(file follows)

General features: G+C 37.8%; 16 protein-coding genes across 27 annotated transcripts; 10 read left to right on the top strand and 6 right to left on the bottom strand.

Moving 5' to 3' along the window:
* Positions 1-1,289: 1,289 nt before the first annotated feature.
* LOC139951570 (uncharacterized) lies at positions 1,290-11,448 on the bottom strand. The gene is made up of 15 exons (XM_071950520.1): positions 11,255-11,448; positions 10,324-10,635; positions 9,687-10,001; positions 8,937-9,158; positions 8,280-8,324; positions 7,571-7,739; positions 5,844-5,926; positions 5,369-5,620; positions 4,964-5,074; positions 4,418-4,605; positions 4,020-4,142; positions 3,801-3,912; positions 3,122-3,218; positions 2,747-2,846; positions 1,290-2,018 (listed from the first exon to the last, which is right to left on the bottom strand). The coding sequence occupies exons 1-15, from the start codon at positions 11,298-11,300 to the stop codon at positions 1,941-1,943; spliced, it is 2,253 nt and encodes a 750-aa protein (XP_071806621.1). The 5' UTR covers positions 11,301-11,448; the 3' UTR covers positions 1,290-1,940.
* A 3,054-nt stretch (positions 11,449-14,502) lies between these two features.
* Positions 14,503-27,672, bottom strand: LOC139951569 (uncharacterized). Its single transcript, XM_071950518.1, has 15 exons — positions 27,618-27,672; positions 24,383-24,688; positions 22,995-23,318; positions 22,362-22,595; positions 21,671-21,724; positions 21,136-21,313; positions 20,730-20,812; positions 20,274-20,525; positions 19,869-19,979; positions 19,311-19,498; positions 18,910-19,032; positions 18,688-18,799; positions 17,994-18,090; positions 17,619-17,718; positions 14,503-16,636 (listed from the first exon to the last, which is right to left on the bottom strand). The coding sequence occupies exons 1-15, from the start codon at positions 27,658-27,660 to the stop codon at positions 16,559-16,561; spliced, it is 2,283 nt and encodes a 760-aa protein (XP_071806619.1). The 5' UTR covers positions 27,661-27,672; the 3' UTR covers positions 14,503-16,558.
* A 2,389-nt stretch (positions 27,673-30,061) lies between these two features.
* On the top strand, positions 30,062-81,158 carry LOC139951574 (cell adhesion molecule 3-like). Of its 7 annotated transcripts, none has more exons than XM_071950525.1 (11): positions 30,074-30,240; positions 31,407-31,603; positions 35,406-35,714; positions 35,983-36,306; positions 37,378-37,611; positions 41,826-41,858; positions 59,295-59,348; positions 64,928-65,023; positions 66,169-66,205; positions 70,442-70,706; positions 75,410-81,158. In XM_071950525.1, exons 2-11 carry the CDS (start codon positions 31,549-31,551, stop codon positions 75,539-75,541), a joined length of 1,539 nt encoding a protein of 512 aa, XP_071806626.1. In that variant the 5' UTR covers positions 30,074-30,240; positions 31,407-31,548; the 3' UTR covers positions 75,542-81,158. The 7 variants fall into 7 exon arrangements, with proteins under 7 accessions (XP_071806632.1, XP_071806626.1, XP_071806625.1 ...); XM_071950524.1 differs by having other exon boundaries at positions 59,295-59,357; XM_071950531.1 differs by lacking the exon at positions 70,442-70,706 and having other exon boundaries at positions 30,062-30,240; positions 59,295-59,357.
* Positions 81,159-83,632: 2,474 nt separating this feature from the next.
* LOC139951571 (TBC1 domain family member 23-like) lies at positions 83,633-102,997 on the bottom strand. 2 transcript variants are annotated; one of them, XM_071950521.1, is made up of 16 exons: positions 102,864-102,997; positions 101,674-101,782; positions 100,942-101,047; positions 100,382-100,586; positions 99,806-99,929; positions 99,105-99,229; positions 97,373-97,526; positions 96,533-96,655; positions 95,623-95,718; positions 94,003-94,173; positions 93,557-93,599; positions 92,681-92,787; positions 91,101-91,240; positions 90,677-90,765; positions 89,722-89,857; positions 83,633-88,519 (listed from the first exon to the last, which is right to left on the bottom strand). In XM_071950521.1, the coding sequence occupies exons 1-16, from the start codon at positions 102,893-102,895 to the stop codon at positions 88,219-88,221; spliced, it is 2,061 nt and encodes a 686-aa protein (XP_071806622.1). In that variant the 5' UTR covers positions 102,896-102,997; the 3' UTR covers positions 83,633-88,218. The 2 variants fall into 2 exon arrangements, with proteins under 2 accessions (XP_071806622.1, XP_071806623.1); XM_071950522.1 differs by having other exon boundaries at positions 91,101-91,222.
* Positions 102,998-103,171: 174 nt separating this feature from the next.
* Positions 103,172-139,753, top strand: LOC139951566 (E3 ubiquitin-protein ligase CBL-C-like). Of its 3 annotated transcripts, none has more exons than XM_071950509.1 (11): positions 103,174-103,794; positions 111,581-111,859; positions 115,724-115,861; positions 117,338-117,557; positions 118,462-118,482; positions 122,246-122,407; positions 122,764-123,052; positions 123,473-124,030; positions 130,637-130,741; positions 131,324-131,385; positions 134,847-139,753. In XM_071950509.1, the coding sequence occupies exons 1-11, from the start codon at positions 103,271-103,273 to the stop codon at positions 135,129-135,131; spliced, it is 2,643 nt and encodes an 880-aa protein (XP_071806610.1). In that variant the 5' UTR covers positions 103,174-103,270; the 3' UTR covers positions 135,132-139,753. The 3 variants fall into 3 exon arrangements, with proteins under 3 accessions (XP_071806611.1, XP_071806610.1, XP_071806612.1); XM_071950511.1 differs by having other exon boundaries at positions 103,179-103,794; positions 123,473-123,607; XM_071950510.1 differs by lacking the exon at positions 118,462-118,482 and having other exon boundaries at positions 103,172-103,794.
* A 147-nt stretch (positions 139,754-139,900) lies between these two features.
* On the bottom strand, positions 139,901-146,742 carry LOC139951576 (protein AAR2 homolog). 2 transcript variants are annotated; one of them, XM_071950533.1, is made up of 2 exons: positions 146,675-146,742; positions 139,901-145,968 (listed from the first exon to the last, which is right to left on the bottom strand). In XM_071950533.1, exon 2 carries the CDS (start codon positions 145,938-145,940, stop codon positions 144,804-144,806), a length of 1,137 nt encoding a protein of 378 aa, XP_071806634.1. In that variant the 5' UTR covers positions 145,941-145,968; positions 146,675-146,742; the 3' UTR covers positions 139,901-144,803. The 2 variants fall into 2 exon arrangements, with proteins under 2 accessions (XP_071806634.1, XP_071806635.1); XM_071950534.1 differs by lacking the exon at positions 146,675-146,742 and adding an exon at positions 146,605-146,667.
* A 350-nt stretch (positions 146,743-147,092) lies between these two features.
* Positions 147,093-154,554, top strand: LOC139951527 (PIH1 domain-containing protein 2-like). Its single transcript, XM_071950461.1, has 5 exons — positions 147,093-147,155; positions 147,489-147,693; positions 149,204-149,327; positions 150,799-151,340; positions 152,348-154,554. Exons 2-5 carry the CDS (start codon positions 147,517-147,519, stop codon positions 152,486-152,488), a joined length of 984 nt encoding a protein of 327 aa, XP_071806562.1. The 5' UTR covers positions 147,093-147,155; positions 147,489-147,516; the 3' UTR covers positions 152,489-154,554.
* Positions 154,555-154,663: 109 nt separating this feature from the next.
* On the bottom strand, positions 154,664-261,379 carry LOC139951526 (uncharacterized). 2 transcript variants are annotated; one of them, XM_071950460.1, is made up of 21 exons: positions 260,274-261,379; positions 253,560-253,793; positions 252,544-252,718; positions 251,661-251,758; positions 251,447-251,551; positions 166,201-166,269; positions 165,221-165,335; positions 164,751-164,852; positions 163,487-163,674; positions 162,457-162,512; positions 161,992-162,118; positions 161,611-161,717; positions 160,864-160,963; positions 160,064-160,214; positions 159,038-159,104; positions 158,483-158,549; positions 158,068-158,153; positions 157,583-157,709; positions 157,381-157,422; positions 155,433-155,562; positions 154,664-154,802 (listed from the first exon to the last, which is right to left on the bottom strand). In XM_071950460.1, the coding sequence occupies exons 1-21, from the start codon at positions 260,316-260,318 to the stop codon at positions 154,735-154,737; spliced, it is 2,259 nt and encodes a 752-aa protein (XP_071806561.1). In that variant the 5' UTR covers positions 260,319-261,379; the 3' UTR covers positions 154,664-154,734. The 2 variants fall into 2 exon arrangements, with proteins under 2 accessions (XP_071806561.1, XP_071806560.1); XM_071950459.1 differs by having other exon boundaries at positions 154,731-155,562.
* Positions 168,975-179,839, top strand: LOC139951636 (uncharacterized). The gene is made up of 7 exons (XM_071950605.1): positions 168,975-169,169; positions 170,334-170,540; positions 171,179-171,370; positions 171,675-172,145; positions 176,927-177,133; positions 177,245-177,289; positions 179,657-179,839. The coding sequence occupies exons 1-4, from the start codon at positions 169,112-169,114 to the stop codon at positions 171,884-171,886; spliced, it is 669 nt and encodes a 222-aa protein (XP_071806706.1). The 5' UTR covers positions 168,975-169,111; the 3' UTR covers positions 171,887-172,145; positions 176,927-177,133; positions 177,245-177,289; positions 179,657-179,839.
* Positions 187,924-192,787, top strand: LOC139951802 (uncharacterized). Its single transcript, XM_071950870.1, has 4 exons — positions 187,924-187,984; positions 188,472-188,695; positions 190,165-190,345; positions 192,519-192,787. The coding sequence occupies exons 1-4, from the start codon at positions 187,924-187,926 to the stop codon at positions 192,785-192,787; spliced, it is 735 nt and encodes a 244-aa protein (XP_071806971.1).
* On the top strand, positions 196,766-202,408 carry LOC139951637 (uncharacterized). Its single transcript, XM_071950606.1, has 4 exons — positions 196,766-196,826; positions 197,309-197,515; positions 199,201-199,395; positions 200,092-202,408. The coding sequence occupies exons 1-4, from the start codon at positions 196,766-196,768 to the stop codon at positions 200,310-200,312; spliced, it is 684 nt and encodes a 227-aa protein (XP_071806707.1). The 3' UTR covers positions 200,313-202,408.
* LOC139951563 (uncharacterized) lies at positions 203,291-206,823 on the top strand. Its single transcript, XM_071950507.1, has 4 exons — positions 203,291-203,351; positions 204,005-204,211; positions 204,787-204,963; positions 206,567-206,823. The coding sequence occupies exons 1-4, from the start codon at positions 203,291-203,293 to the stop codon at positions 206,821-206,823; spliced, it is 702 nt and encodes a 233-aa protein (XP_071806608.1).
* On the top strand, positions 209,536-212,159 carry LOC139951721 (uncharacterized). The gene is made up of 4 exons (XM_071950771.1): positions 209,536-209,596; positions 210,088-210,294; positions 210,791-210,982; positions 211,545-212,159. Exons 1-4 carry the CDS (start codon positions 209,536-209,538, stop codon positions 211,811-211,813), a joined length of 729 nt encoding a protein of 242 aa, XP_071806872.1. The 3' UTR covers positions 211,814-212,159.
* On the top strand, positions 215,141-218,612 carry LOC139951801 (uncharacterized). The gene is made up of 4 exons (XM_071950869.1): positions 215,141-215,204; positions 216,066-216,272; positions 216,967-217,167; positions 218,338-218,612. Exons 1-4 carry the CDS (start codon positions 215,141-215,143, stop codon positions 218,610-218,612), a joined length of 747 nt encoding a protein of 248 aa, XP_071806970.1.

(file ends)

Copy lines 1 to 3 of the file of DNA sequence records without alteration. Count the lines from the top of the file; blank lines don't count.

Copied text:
General features: G+C 37.8%; 16 protein-coding genes across 27 annotated transcripts; 10 read left to right on the top strand and 6 right to left on the bottom strand.

Moving 5' to 3' along the window:
* Positions 1-1,289: 1,289 nt before the first annotated feature.